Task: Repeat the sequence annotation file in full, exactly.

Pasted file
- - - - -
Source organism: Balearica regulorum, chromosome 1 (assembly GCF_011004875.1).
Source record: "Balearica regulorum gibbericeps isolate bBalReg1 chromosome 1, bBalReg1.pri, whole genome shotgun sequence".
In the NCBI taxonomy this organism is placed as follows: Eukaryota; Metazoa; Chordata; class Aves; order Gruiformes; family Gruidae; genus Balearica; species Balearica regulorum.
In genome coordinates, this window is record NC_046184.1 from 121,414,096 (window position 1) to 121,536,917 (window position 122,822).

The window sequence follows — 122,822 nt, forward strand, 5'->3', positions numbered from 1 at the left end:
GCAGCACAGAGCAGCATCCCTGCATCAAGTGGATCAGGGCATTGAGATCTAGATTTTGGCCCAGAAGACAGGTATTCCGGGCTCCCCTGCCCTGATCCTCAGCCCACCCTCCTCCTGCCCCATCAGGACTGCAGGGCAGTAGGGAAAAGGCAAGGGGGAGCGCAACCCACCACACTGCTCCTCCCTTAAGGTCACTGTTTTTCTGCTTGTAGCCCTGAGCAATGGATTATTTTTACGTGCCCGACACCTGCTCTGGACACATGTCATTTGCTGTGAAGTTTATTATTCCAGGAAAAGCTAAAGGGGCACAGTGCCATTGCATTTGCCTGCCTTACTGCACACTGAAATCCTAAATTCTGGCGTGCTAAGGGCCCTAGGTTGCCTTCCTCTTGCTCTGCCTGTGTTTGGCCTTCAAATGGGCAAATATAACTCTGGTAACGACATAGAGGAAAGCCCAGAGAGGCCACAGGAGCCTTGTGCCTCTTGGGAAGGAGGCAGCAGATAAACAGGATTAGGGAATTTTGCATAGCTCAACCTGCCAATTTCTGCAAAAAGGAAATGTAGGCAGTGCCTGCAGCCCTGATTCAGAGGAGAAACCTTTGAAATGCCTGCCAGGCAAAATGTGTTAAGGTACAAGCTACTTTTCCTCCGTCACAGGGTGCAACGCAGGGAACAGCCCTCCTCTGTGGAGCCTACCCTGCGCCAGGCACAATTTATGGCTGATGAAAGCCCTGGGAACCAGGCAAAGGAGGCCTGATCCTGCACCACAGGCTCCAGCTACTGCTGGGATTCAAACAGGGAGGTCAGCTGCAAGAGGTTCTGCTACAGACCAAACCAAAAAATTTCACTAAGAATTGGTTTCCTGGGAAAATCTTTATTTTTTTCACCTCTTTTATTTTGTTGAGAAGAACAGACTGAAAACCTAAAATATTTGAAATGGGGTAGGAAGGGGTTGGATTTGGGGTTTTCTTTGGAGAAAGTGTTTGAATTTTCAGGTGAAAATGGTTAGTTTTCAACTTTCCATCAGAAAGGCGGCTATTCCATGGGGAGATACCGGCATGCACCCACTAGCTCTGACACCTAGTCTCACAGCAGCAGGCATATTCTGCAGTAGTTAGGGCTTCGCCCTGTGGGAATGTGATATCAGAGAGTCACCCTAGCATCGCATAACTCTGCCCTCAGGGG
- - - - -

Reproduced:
Source organism: Balearica regulorum, chromosome 1 (assembly GCF_011004875.1).
Source record: "Balearica regulorum gibbericeps isolate bBalReg1 chromosome 1, bBalReg1.pri, whole genome shotgun sequence".
In the NCBI taxonomy this organism is placed as follows: Eukaryota; Metazoa; Chordata; class Aves; order Gruiformes; family Gruidae; genus Balearica; species Balearica regulorum.
In genome coordinates, this window is record NC_046184.1 from 121,414,096 (window position 1) to 121,536,917 (window position 122,822).

The window sequence follows — 122,822 nt, forward strand, 5'->3', positions numbered from 1 at the left end:
GCAGCACAGAGCAGCATCCCTGCATCAAGTGGATCAGGGCATTGAGATCTAGATTTTGGCCCAGAAGACAGGTATTCCGGGCTCCCCTGCCCTGATCCTCAGCCCACCCTCCTCCTGCCCCATCAGGACTGCAGGGCAGTAGGGAAAAGGCAAGGGGGAGCGCAACCCACCACACTGCTCCTCCCTTAAGGTCACTGTTTTTCTGCTTGTAGCCCTGAGCAATGGATTATTTTTACGTGCCCGACACCTGCTCTGGACACATGTCATTTGCTGTGAAGTTTATTATTCCAGGAAAAGCTAAAGGGGCACAGTGCCATTGCATTTGCCTGCCTTACTGCACACTGAAATCCTAAATTCTGGCGTGCTAAGGGCCCTAGGTTGCCTTCCTCTTGCTCTGCCTGTGTTTGGCCTTCAAATGGGCAAATATAACTCTGGTAACGACATAGAGGAAAGCCCAGAGAGGCCACAGGAGCCTTGTGCCTCTTGGGAAGGAGGCAGCAGATAAACAGGATTAGGGAATTTTGCATAGCTCAACCTGCCAATTTCTGCAAAAAGGAAATGTAGGCAGTGCCTGCAGCCCTGATTCAGAGGAGAAACCTTTGAAATGCCTGCCAGGCAAAATGTGTTAAGGTACAAGCTACTTTTCCTCCGTCACAGGGTGCAACGCAGGGAACAGCCCTCCTCTGTGGAGCCTACCCTGCGCCAGGCACAATTTATGGCTGATGAAAGCCCTGGGAACCAGGCAAAGGAGGCCTGATCCTGCACCACAGGCTCCAGCTACTGCTGGGATTCAAACAGGGAGGTCAGCTGCAAGAGGTTCTGCTACAGACCAAACCAAAAAATTTCACTAAGAATTGGTTTCCTGGGAAAATCTTTATTTTTTTCACCTCTTTTATTTTGTTGAGAAGAACAGACTGAAAACCTAAAATATTTGAAATGGGGTAGGAAGGGGTTGGATTTGGGGTTTTCTTTGGAGAAAGTGTTTGAATTTTCAGGTGAAAATGGTTAGTTTTCAACTTTCCATCAGAAAGGCGGCTATTCCATGGGGAGATACCGGCATGCACCCACTAGCTCTGACACCTAGTCTCACAGCAGCAGGCATATTCTGCAGTAGTTAGGGCTTCGCCCTGTGGGAATGTGATATCAGAGAGTCACCCTAGCATCGCATAACTCTGCCCTCAGGGG